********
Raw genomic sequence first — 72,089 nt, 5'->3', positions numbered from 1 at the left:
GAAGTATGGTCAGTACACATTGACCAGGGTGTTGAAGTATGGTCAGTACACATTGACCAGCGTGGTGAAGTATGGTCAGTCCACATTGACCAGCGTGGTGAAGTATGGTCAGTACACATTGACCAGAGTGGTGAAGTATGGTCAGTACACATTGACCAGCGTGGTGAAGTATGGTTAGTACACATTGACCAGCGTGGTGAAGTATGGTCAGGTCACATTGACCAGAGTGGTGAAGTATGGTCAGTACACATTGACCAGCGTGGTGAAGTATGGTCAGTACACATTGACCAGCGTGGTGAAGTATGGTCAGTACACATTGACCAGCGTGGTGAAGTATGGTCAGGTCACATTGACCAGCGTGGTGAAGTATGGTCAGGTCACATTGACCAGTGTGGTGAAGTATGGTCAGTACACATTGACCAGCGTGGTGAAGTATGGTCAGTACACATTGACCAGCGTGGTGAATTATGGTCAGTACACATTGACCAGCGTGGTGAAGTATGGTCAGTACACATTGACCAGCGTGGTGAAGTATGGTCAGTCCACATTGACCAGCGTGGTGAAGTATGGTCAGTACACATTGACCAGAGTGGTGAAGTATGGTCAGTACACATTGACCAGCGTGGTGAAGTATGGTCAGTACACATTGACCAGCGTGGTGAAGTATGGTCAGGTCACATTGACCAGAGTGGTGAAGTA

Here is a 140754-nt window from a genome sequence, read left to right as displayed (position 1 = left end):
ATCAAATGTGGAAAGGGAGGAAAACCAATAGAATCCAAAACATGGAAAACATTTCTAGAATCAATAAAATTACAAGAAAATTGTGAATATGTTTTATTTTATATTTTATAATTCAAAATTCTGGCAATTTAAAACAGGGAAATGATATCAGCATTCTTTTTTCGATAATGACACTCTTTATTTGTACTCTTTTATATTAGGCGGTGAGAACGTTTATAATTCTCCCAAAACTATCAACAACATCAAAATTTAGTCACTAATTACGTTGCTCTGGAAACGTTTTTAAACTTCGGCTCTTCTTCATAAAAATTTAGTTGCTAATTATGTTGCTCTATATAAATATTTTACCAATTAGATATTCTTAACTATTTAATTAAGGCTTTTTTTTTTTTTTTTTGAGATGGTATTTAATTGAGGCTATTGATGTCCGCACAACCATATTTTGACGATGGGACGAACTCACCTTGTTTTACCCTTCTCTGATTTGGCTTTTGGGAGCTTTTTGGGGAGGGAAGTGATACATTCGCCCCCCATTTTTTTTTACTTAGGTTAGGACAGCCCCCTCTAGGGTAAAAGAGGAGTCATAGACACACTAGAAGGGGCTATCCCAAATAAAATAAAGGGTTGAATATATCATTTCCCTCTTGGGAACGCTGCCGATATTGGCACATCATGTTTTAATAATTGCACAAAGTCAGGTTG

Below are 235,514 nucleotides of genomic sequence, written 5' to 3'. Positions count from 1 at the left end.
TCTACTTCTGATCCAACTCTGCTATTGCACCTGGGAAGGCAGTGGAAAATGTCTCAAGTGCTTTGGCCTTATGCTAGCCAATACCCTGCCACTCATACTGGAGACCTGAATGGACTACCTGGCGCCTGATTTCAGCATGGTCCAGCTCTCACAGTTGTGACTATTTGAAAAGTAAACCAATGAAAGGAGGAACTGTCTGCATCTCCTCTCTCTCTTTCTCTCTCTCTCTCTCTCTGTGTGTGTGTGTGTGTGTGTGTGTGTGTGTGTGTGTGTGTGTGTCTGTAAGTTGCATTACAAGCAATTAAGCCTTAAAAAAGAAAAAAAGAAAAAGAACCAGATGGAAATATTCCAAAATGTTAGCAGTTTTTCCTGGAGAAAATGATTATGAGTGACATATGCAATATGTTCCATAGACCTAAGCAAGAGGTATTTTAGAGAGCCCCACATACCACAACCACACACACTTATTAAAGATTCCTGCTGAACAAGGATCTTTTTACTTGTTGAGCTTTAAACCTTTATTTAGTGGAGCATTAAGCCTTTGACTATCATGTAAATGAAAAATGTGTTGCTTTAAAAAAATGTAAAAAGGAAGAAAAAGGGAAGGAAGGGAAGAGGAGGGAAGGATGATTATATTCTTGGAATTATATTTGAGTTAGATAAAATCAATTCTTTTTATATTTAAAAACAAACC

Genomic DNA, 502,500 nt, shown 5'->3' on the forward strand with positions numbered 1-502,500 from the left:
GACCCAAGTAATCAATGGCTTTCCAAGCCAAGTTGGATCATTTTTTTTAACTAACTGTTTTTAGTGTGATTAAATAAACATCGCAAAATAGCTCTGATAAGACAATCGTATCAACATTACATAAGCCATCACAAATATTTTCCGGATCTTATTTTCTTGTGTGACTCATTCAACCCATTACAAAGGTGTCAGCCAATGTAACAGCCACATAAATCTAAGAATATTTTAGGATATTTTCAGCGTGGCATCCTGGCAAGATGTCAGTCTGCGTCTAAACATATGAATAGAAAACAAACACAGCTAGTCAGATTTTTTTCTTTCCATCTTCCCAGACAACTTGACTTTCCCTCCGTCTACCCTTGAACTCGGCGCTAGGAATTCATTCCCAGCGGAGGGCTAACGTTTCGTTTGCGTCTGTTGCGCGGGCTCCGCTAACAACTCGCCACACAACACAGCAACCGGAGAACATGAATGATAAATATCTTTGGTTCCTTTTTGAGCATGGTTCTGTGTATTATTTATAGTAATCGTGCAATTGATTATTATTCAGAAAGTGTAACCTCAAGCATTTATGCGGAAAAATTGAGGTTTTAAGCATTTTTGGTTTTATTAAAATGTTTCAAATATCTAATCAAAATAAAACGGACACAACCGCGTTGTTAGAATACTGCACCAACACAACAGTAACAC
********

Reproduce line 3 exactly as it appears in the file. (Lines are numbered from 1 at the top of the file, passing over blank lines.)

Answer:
Here is a 140754-nt window from a genome sequence, read left to right as displayed (position 1 = left end):